In The Temple and the Church's Mission: A biblical theology of the dwelling place of God, G. K. Beale offers some significant parallels between the creation account of Genesis and the construction of the tabernacle found in the book of Exodus. Beale compares Genesis 1:31; 2:1, 2, and 3 with Exodus 39:43, 32, and 33, and he references M. Fishbane's work as part of his commentary on these passages:
...Moses' work of constructing the tabernacle is patterned after God's creation of the cosmos, using the same language: 'Thus, "Moses saw all the work" which the people "did" in constructing the tabernacle; "and Moses completed the work" and "blessed" the people for all their labors. Fishbane concludes that the tabernacle's construction was intentionally portrayed in the image of the world's creation.More specifically, both accounts of the creation and building of the tabernacle are structured around a series of seven acts: cf. 'And God said' (Gen. 1:3, 6, 9, 14, 20, 24, 26; cf. vv. 11, 28, 29) and 'the Lord said' (Exod. 25:1; 30:11, 17, 22, 34, 31:1, 12).1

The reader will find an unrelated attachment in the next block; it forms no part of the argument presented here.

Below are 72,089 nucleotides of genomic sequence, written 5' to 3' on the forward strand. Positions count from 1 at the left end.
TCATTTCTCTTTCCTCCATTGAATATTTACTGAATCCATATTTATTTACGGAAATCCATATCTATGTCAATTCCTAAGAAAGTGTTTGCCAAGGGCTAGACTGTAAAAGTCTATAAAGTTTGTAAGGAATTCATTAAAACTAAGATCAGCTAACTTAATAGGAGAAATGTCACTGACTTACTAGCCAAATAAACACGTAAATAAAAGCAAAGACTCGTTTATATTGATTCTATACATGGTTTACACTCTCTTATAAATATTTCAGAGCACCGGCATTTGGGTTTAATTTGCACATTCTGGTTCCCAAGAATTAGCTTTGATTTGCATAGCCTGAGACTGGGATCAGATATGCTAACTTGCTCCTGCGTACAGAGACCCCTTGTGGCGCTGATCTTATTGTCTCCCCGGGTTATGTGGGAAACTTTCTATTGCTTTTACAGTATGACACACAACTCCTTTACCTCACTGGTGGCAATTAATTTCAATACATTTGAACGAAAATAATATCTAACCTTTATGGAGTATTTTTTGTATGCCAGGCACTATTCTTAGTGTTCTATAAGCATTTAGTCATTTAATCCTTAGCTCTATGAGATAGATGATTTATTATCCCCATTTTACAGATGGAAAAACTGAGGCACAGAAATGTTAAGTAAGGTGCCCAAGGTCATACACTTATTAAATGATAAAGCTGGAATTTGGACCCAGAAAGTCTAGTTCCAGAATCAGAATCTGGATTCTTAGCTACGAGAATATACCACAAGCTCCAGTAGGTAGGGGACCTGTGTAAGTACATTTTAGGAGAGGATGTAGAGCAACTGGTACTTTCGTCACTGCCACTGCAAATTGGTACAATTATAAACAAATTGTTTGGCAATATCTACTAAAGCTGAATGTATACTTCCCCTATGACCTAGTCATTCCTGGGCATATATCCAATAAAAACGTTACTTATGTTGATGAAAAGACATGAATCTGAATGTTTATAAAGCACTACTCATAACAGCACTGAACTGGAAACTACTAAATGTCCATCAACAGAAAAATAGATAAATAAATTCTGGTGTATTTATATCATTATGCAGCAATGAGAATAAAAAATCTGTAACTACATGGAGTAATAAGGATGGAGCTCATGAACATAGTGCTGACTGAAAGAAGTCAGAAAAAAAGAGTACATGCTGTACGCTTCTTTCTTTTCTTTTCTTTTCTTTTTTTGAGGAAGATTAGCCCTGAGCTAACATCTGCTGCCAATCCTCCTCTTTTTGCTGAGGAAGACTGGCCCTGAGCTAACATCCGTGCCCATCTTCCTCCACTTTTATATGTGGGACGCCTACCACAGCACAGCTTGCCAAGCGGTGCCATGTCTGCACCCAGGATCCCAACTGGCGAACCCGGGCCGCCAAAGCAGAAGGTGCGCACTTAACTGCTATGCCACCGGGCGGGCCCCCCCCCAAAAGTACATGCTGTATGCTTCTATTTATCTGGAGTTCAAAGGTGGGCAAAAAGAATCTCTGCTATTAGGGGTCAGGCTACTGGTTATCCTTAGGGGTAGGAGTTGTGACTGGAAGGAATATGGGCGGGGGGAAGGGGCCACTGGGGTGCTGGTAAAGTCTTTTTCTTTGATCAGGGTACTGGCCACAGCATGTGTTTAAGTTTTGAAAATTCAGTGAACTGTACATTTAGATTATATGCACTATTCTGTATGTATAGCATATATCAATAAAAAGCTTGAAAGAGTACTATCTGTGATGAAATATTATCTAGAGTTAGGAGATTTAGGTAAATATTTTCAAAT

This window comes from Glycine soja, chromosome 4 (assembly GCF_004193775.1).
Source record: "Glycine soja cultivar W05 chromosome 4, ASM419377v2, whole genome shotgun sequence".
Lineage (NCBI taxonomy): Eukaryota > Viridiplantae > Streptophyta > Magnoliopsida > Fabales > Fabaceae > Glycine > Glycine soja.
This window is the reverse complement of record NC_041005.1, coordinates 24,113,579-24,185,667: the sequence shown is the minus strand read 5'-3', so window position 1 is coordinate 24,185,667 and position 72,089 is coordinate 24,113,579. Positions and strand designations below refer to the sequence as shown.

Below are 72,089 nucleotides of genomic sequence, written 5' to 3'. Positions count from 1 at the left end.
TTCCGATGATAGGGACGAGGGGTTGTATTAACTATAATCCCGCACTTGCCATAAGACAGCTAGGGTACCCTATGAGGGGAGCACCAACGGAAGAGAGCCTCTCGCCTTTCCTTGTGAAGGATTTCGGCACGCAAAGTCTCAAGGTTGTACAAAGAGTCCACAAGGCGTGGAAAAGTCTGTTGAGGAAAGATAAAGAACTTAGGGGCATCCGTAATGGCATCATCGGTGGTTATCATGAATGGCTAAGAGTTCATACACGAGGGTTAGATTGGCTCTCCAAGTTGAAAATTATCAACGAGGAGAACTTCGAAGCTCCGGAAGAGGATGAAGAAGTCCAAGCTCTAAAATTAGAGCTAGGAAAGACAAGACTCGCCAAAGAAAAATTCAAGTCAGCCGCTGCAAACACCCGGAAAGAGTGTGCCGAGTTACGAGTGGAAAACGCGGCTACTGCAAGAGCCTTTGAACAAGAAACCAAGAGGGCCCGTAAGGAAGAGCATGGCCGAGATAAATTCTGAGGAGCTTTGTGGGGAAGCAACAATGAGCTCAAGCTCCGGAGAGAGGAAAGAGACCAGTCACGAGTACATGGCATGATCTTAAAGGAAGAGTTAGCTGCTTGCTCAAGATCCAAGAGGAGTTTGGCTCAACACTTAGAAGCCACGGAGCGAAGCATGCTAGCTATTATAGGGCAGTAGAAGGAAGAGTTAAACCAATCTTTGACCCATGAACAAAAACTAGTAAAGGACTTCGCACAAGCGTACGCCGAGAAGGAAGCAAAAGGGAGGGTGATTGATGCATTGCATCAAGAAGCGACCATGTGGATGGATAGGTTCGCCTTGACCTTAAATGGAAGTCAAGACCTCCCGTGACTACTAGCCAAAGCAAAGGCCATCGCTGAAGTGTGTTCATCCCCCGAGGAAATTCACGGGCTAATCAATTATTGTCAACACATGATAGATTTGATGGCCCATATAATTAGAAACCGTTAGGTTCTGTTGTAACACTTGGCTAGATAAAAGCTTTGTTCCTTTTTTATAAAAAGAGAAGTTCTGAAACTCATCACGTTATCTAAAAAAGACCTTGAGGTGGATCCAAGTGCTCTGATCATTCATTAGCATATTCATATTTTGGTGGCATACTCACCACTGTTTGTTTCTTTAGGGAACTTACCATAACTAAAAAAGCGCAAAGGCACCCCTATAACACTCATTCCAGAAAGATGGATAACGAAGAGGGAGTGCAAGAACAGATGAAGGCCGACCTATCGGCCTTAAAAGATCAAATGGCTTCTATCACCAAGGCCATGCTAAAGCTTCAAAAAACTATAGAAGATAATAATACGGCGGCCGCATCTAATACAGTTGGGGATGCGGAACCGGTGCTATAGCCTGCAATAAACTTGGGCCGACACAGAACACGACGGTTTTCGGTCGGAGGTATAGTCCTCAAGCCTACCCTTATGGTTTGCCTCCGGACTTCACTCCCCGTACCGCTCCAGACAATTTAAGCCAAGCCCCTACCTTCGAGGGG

This symbolism does not merely connect the construction of the Tabernacle and it's liturgically rich laws with the creation of the heavens and earth itself; it also connects God's dwelling-place with man as seen in the Garden of Eden with God's dwelling-place with man in the Tabernacle. The Tabernacle provided access to God by means of symbolically returning to the Garden of Eden -- the Garden as it was accessible before Adam fell into sin.
1. G. K. Beale, The Temple and the Church's Mission: A biblical theology of the dwelling place of God [Downers Grove, IL: InterVarsity Press; 2004], p. 61